Catheter ablation for idiopathic ventricular arrhythmia (VA) is effective and safe, but efficacy is frequently limited due to an epicardial origin and difficult anatomy. The remote magnetic navigation (RMN) catheter has a flexible catheter design allowing access to difficult anatomy. We describe the efficacy of the RMN for ablation of idiopathic VA after failed manual ablation.
Among 235 patients with idiopathic VA referred for catheter ablation, we identified 51 patients who were referred for repeat ablation after a failed manual ablation. We analyzed the clinical characteristics, including the successful ablation site and findings at electrophysiology study, in repeat procedures conducted using RMN as compared with manual ablation. Among these patients, 22 (43 %) underwent repeat ablation with the RMN and 29 (57 %) underwent repeat ablation with a manual ablation.
Overall, successful ablation rate was significantly higher using RMN as compared with manual ablation (91 vs. 69 %, P = 0.02). Fluoroscopy time in the RMN was 17 ± 12 min as compared with 43 ± 18 min in the manual ablation (P = 0.009). Successful ablation rate in the posterior right ventricular outflow tract (RVOT) plus posterior-tricuspid annulus was higher with RMN as compared with manual ablation (92 vs. 50 %, P = 0.03). Neither groups exhibited any major complications.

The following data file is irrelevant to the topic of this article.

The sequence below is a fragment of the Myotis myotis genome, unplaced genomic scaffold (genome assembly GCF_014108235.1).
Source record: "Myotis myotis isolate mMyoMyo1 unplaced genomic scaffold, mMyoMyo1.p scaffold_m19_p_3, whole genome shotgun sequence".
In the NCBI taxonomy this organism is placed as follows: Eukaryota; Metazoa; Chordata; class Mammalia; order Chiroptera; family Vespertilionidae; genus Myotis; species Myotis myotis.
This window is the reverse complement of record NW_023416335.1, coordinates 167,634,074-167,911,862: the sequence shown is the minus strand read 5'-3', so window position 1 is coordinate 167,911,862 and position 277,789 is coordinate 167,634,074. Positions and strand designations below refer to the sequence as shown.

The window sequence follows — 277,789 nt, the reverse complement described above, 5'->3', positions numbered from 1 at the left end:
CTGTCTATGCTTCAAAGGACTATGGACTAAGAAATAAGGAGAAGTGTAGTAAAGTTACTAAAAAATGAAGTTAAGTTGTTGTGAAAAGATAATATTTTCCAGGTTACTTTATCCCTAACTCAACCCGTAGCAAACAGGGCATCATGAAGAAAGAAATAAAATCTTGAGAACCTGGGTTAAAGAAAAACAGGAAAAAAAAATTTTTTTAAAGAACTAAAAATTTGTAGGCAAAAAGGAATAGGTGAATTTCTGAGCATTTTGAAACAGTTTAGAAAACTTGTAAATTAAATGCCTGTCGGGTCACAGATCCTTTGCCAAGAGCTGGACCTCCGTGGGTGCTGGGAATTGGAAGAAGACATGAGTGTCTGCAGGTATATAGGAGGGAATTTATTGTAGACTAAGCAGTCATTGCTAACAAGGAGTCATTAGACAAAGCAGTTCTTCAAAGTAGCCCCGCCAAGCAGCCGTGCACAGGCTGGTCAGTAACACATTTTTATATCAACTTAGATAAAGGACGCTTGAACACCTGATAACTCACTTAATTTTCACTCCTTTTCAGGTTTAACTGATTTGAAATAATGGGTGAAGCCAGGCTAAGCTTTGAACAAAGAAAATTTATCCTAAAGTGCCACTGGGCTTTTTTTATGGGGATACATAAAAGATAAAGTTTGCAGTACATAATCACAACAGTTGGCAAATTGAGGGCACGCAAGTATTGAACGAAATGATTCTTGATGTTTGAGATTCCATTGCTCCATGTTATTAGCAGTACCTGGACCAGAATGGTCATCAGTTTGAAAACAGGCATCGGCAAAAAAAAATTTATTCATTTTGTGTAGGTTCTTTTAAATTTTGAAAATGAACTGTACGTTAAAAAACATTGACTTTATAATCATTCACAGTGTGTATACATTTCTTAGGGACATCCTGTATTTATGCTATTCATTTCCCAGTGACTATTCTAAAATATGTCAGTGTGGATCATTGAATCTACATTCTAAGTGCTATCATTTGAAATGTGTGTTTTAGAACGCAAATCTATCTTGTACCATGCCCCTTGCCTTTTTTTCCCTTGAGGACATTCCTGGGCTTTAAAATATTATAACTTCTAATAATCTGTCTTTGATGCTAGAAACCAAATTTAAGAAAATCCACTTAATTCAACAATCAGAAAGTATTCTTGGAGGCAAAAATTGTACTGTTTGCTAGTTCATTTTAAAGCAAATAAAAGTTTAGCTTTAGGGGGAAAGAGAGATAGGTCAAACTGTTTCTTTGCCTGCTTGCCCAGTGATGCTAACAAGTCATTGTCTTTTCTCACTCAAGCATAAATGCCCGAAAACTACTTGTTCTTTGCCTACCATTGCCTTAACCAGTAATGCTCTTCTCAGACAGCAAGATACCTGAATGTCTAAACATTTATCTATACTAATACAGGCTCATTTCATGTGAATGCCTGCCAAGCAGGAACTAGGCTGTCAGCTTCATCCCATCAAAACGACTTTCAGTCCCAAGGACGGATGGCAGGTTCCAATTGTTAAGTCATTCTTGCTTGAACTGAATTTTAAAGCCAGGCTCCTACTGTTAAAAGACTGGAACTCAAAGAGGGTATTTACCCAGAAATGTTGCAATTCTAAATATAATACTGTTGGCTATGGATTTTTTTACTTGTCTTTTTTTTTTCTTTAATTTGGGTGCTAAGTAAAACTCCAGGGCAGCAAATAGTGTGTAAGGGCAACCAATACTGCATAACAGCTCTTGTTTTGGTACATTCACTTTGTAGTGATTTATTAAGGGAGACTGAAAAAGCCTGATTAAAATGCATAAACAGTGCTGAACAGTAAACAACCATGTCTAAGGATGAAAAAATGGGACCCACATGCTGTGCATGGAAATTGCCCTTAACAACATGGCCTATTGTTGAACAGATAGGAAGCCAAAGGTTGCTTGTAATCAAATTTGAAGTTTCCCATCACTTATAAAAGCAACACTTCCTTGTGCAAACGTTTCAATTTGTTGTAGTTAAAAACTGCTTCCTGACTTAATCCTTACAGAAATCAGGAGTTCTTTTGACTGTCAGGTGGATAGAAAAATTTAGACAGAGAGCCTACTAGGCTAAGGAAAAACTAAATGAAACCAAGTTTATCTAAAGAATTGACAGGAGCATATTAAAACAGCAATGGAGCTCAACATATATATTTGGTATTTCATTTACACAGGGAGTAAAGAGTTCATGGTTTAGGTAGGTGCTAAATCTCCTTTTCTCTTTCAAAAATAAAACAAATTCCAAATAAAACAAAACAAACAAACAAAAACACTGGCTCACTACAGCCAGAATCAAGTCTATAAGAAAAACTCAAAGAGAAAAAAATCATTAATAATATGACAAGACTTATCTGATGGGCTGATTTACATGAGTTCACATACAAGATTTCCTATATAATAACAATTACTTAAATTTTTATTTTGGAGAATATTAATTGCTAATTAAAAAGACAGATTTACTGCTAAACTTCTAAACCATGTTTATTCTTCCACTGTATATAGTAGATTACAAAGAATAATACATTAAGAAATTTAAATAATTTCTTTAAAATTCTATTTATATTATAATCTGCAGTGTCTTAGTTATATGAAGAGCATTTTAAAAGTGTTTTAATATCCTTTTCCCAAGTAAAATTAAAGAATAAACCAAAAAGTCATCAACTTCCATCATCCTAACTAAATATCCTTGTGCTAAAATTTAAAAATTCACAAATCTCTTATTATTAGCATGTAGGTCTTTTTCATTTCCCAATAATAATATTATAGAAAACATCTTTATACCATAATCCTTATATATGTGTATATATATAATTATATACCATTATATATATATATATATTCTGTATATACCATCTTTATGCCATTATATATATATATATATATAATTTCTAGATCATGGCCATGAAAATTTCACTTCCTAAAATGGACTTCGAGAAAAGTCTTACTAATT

The RMN is more effective in selected patients with recurrent idiopathic VA after failed manual ablation and is associated with less fluoroscopy time. The RMN catheters have a flexible design enabling them to access otherwise difficult anatomy including the posterior tricuspid annulus and posterior RVOT.
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Kawamura, M., Scheinman, M.M., Tseng, Z.H. et al. Comparison of remote magnetic navigation ablation and manual ablation of idiopathic ventricular arrhythmia after failed manual ablation. J Interv Card Electrophysiol 48, 35–42 (2017). https://doi.org/10.1007/s10840-016-0158-x
- Ventricular arrhythmia
- Catheter ablation
- Remote magnetic navigation
- Manual ablation
- Repeat procedure